Jack Quaid Loves a Haunted House

LOS ANGELES — Jack Quaid is that guy — we all know someone like him — who convinces you that the haunted house will be fun. “You can be very prepared” for the scares around each corner, he’ll say, reassuringly. It’s an “immersive experience,” he’ll say.

Then, on a recent Saturday night, you, along with Jack and his girlfriend Lizzy McGroder, an actress and comedian, will check out the Halloween Horror Nights at Universal Studios, a journey through 10 spooky mazes inspired by the studio’s films and TV shows, and it will scare you half to death.

And you’ll know that what is thrilling to Mr. Quaid, 27, star of the Amazon series “The Boys,” is downright heart attack inducing.

Mr. Quaid grew up in Santa Monica and lives in Los Angeles, but he has been spending a lot of time in Toronto, where “The Boys” is filmed. The show takes place in a world where superheroes not only exist, but are also deeply flawed and marketed to the general public by a corporation called Vought International.

Mr. Quaid plays Hughie Campbell, a store clerk who joins a group of non-superpowered vigilantes seeking to take down the superheroes because his girlfriend was killed by one of them in an accident.

The son of Dennis Quaid and Meg Ryan, Mr. Quaid traces the origins of his acting career back to a middle school production of “A Midsummer Night’s Dream.” (He played Nick Bottom.)

“I always saw my parents do it and I’m like, ‘O.K., they’re having fun, but do I want to do this?’” he said. Once he tried it, he recalled thinking, “‘O.K., I got bitten by the acting bug, let’s do this.’”

After graduating from New York University, Mr. Quaid acted in short films, played a minor character in “The Hunger Games: Catching Fire” and had a recurring role on “Vinyl,” an HBO show.

This year has been something of a breakout one for him. In addition to his role on “The Boys,” he played the leading man in “Plus One,” a romantic comedy about two single friends who agree to be each other’s wedding dates. It came out this summer.

At Universal, where the night began with a V.I.P. van tour of the studio’s back lot, Mr. Quaid filled a different role: movie nerd. The group’s tour guide, Chris Maul (“like Darth Maul,” he said), pointed out iconic sets, including the Bates Motel from “Psycho,” Whoville from “How the Grinch Stole Christmas,” and backdrops for “Waterworld” and “Jaws.”

When the tour passed the city hall set for “Back to the Future,” Mr. Quaid started geeking out. Mr. Maul offered to pull over so he and Ms. McGroder could take pictures.

“Jack, you’re like a kid,” Ms. McGroder said.

“This is like legitimately the best night of my life,” he said.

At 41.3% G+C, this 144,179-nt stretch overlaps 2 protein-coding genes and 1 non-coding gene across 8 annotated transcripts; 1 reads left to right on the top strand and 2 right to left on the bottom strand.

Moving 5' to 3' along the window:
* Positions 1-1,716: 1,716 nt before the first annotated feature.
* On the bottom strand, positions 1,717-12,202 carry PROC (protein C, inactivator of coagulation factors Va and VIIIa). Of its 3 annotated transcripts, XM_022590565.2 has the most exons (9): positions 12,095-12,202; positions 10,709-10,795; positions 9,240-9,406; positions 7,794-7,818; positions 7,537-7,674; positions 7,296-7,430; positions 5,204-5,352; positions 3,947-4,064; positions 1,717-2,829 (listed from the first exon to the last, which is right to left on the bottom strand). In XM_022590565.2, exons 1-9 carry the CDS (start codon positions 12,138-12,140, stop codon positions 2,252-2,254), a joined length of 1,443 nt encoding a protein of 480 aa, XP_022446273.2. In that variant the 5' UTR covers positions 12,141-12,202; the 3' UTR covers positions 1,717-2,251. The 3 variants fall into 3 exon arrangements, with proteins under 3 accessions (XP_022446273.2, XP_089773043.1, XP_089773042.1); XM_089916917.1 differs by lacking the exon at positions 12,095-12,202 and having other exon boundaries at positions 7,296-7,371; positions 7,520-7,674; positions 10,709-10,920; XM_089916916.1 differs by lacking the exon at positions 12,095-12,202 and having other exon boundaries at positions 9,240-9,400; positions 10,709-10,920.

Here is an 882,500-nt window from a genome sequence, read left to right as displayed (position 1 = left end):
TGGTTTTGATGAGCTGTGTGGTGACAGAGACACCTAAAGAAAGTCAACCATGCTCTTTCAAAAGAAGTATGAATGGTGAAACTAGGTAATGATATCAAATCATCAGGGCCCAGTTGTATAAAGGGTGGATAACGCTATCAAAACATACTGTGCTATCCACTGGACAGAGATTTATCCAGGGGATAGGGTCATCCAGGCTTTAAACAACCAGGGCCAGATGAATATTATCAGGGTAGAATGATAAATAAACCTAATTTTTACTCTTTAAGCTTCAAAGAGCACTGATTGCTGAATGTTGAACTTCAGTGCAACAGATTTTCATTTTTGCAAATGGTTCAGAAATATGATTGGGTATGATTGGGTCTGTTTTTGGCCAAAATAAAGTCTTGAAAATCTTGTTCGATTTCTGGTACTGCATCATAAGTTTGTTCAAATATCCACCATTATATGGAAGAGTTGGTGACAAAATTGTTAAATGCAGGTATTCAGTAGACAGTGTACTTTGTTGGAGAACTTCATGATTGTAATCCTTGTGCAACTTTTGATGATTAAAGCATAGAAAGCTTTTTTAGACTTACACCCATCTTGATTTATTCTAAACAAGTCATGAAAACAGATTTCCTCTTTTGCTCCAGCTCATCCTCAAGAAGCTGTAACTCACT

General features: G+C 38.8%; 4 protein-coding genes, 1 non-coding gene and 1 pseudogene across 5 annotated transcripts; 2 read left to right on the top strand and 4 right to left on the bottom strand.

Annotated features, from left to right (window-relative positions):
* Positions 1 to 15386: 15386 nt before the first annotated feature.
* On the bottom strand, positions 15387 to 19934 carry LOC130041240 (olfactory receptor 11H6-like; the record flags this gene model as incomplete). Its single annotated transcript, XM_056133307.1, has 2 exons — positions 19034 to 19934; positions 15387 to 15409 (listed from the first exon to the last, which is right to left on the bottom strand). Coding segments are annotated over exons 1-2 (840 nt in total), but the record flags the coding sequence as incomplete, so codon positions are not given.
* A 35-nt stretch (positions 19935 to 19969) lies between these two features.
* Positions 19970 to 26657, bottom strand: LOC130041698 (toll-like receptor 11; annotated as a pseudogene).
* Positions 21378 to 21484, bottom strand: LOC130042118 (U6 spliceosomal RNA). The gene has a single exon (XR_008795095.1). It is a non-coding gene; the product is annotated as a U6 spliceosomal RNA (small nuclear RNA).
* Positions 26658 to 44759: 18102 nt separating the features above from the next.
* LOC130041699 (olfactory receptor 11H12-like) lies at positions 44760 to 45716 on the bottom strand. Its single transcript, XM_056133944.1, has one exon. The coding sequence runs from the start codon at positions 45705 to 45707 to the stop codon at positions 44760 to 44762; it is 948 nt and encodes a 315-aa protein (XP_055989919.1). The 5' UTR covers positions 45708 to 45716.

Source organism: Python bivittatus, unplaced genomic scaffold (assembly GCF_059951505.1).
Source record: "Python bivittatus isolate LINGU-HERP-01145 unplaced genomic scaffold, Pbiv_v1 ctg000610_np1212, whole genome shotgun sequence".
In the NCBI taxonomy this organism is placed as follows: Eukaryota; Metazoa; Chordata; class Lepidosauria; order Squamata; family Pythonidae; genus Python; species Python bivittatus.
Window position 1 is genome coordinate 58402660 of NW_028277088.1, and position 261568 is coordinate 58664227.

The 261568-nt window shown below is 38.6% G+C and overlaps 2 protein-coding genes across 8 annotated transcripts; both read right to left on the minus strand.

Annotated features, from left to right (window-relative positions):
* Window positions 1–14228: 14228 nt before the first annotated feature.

Then things got scary.

First, it was the Frankenstein Meets the Wolf Man maze, conceptualized around a scenario in which the two Universal Studios monsters encounter each other in a cemetery; the guests walking through the maze are caught in the middle of it. The experience included many grotesquely costumed figures popping out from behind curtains without warning.

Mr. Quaid led the way with Ms. McGroder holding onto his shoulders. He plugged his ears and parted the drapes between sections of the maze with his elbows. Despite his and Ms. McGroder’s encouraging words to this reporter and a P.R. representative for Mr. Quaid, who was also in attendance, there was a lot of screaming.

The “Ghostbusters”-themed maze offered a change of pace before everyone was thrown back into a state of terror in the Creepshow maze and the All Hallow’s Evil outdoor experience.

Mr. Quaid and Ms. McGroder have a quirky meet-cute story. Mr. Quaid was getting drinks with friends at Harvard & Stone, a bar in Hollywood, when Ms. McGroder started yelling nonsense at him.

“All of a sudden, from across the bar, I just hear, ‘Hey! You! Get over here. You’re late. Mom’s going to cancel the trip to Mexico,’” he said. Ms. McGroder, 28, does improv and sketch comedy as a member of the Groundlings Sunday Company.

Mr. Quaid, who was a member of Hammerkatz, an improv troupe at New York University, just rolled with it. “I was like, ‘Yeah, sorry I’m late,’” he said.

The couple recently modeled in an ad campaign for Frances Valentine, a New York-based accessories line founded by Kate Spade; her husband, Andy; and their friend and business partner Elyce Arons.

“She gave me so many tips,” Mr. Quaid said of Ms. McGroder. “I was like, ‘How do I angle my body to sell clothes?’”

They love collaborating, whether it is on goofy social media posts or video shorts. (Mr. Quaid stars in a short Ms. McGroder helped write, in which a fictional star of “The Bachelor” has a dark encounter with fans.) “Our ideal Friday night is getting ice cream and watching ‘The Bachelor’ franchise,” Ms. McGroder said.

On their way to take a dinner break, the two walked through the Scare Zone, where they were accosted by, among other horrors, a zombie on stilts and masked men with chain saws.

“We love the interactive horror stuff that really, fully immerses you,” Ms. McGroder said. “I like anything that makes you believe you’re in a dream.”

More like a nightmare. “Maybe you’ll like actually like this, the taste of it,” Mr. Quaid said to this reporter. “I was like that once when I was like, ‘No, I’ll never go,’ and now I really love it.”

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